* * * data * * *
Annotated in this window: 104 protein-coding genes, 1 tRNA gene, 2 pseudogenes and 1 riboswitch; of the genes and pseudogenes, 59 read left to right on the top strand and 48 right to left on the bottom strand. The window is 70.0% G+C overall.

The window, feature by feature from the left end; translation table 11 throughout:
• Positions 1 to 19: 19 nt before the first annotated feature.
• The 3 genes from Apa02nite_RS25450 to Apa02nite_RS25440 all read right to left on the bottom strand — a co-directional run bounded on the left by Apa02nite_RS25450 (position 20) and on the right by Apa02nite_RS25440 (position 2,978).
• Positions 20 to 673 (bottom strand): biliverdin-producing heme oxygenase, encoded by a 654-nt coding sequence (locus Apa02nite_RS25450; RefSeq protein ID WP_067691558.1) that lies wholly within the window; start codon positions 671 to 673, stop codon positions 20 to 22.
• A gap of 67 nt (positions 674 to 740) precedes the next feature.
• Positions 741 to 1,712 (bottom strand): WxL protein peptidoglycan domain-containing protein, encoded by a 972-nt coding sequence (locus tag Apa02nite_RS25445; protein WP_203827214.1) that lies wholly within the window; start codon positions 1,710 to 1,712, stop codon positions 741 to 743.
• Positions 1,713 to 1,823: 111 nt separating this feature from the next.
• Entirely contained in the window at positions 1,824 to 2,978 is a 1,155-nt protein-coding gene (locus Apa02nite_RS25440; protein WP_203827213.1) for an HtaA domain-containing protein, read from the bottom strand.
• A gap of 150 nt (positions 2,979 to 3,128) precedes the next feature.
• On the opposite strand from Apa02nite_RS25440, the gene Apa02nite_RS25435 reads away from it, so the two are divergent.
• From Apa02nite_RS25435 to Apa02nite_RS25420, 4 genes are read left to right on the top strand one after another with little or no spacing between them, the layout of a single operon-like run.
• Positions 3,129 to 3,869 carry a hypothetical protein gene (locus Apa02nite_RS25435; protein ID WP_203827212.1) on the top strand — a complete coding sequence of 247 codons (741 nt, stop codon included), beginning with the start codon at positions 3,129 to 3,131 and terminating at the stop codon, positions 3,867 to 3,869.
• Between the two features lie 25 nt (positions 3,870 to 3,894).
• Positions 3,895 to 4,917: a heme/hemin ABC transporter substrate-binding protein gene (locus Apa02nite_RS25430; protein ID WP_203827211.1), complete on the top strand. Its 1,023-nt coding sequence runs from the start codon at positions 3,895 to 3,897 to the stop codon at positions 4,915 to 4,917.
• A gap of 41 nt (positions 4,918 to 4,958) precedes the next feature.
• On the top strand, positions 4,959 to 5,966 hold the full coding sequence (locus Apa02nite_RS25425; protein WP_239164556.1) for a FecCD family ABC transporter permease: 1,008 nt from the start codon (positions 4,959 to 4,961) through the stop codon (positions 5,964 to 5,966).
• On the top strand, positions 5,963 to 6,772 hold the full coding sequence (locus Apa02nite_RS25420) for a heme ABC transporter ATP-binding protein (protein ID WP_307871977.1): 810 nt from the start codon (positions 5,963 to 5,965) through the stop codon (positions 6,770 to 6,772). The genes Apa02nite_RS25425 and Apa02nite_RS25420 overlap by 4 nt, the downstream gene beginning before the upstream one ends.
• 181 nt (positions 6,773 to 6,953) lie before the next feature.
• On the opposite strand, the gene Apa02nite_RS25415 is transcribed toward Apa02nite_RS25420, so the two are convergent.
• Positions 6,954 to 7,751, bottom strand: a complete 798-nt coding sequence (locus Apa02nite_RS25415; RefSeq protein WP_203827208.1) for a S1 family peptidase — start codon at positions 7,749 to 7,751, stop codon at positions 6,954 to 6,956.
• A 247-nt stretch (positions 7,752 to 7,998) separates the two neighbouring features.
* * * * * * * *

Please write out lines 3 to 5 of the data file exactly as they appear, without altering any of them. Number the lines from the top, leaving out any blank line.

• Positions 1 to 19: 19 nt before the first annotated feature.
• The 3 genes from Apa02nite_RS25450 to Apa02nite_RS25440 all read right to left on the bottom strand — a co-directional run bounded on the left by Apa02nite_RS25450 (position 20) and on the right by Apa02nite_RS25440 (position 2,978).
• Positions 20 to 673 (bottom strand): biliverdin-producing heme oxygenase, encoded by a 654-nt coding sequence (locus Apa02nite_RS25450; RefSeq protein ID WP_067691558.1) that lies wholly within the window; start codon positions 671 to 673, stop codon positions 20 to 22.